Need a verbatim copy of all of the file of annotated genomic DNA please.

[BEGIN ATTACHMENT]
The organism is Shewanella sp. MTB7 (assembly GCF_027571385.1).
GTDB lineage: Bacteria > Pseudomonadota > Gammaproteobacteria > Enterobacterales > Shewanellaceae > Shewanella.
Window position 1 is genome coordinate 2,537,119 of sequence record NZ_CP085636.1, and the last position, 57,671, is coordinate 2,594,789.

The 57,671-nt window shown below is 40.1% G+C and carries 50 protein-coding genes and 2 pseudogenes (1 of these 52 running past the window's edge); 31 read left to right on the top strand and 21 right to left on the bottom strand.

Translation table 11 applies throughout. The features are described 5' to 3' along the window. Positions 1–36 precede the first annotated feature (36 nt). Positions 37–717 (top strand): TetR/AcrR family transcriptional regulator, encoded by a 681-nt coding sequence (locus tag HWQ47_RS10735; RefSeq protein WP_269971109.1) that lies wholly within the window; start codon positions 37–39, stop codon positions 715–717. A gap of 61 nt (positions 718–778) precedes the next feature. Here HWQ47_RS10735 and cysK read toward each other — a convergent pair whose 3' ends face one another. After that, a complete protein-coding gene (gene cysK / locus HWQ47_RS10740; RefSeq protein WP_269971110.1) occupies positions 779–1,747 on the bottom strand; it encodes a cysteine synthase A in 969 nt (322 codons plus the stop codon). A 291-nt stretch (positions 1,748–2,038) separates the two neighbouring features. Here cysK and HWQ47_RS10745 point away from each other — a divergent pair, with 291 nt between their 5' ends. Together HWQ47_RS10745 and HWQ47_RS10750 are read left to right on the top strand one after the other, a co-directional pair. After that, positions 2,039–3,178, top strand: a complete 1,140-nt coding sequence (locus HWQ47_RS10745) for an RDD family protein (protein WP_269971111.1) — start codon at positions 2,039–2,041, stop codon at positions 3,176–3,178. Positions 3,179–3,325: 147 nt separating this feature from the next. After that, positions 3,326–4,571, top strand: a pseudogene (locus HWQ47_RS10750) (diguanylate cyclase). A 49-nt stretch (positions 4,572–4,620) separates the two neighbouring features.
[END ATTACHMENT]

The organism is Shewanella sp. MTB7 (assembly GCF_027571385.1).
GTDB lineage: Bacteria > Pseudomonadota > Gammaproteobacteria > Enterobacterales > Shewanellaceae > Shewanella.
Window position 1 is genome coordinate 2,537,119 of sequence record NZ_CP085636.1, and the last position, 57,671, is coordinate 2,594,789.

The 57,671-nt window shown below is 40.1% G+C and carries 50 protein-coding genes and 2 pseudogenes (1 of these 52 running past the window's edge); 31 read left to right on the top strand and 21 right to left on the bottom strand.

Translation table 11 applies throughout. The features are described 5' to 3' along the window. Positions 1–36 precede the first annotated feature (36 nt). Positions 37–717 (top strand): TetR/AcrR family transcriptional regulator, encoded by a 681-nt coding sequence (locus tag HWQ47_RS10735; RefSeq protein WP_269971109.1) that lies wholly within the window; start codon positions 37–39, stop codon positions 715–717. A gap of 61 nt (positions 718–778) precedes the next feature. Here HWQ47_RS10735 and cysK read toward each other — a convergent pair whose 3' ends face one another. After that, a complete protein-coding gene (gene cysK / locus HWQ47_RS10740; RefSeq protein WP_269971110.1) occupies positions 779–1,747 on the bottom strand; it encodes a cysteine synthase A in 969 nt (322 codons plus the stop codon). A 291-nt stretch (positions 1,748–2,038) separates the two neighbouring features. Here cysK and HWQ47_RS10745 point away from each other — a divergent pair, with 291 nt between their 5' ends. Together HWQ47_RS10745 and HWQ47_RS10750 are read left to right on the top strand one after the other, a co-directional pair. After that, positions 2,039–3,178, top strand: a complete 1,140-nt coding sequence (locus HWQ47_RS10745) for an RDD family protein (protein WP_269971111.1) — start codon at positions 2,039–2,041, stop codon at positions 3,176–3,178. Positions 3,179–3,325: 147 nt separating this feature from the next. After that, positions 3,326–4,571, top strand: a pseudogene (locus HWQ47_RS10750) (diguanylate cyclase). A 49-nt stretch (positions 4,572–4,620) separates the two neighbouring features.